Etymology
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apply (v.)
late 14c., "join or combine (with); attach (to something), adhere," from Old French aploiier "apply, use, attach" (12c., Modern French appliquer), from Latin applicare "attach to, join, connect;" figuratively, "devote (oneself) to, give attention," from ad "to" (see ad-) + plicare "fold" (from PIE root *plek- "to plait").

The etymological sense is "bring things in contact with one another." In English, from c. 1400 as "use or employ" something for a certain purpose;" from early 15c. of lotions, plasters, etc., "place in contact with the body," also, of one's mental powers or faculties, "put to work at a task or pursuit." Meaning "seek a job by submitting an application for one" is from 1851. A by-form applicate is recorded from 1530s. Related: Applied; applying.
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applicator (n.)
1650s, agent noun from Latin stem of apply (v.).
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appliance (n.)
1560s, "action of putting into use," from apply + -ance. Meaning "instrument, thing applied for a purpose" is from 1590s.
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reapply (v.)

also re-apply, "apply again," 1723, from re- "back, again" + apply (v.). Perhaps a back-formation from reapplication (1690s). Related: Reapplied; reapplying.

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applique (n.)
1841, from French appliqué "work applied or laid on to another material," noun use of past participle of appliquer "to apply" (Old French apliquier, 12c.), from Latin applicare "attach to, join, connect" (see apply).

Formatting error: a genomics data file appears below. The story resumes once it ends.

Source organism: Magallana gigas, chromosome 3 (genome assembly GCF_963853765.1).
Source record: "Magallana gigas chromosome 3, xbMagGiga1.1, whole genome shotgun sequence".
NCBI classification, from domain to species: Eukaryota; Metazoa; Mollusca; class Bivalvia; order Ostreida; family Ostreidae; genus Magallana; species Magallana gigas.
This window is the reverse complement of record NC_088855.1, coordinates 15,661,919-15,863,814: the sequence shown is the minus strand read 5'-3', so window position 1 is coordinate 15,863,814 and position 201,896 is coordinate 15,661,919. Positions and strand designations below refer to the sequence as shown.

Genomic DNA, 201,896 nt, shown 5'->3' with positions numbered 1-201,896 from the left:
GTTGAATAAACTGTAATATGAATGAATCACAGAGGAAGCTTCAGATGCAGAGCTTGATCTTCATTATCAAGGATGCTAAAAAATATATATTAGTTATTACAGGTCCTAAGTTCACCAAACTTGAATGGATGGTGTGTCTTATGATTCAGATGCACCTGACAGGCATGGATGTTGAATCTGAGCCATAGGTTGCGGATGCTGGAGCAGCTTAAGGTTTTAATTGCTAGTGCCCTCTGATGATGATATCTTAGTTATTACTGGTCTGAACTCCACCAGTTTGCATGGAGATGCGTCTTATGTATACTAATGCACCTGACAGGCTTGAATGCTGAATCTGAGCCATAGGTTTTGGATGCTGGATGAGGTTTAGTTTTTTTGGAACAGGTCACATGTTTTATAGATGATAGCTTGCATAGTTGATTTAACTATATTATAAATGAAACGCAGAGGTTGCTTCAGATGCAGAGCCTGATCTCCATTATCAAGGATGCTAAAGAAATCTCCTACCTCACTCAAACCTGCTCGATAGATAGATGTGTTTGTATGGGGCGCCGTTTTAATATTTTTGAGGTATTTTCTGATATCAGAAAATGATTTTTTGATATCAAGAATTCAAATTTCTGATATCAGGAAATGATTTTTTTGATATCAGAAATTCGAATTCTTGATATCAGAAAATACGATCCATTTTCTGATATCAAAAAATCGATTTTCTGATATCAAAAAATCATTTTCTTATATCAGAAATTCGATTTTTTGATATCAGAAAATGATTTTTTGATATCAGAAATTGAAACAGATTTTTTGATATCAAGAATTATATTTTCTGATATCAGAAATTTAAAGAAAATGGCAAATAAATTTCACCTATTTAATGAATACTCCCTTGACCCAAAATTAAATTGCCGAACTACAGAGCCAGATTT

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applied (adj.)
"put to practical use," (as opposed to abstract or theoretical), 1650s, from past participle of apply. Earlier it was used in a sense of "folded" (c. 1500).
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misapply (v.)

"make an erroneous application of," 1570s, from mis- (1) "bad, wrong" + apply. Related: Misapplied; misapplying.

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applicant (n.)
"one who applies, candidate," late 15c., from Latin applicantem (nominative applicans), present participle of applicare "attach to, join, connect" (see apply).
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applicable (adj.)
1650s, "capable of being applied, suitable, appropriate," from Latin stem of apply (v.) + -able. Earlier in this sense was appliable (mid-15c.), and applicable formerly meant "pliable, well-disposed" (1560s).
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ply (v.1)

"work with, practice with persistence, use or employ diligently," late 14c., shortened form of applien "join to, apply" (see apply). The core of this is Latin plicare "to lay, fold, twist," from Proto-Italic *plekt-, from PIE root *plek- "to plait." The sense of "travel regularly, go back and forth over the same course" is attested from 1803, perhaps from earlier sense "steer a course" (1550s). Related: Plied; plies; plying.

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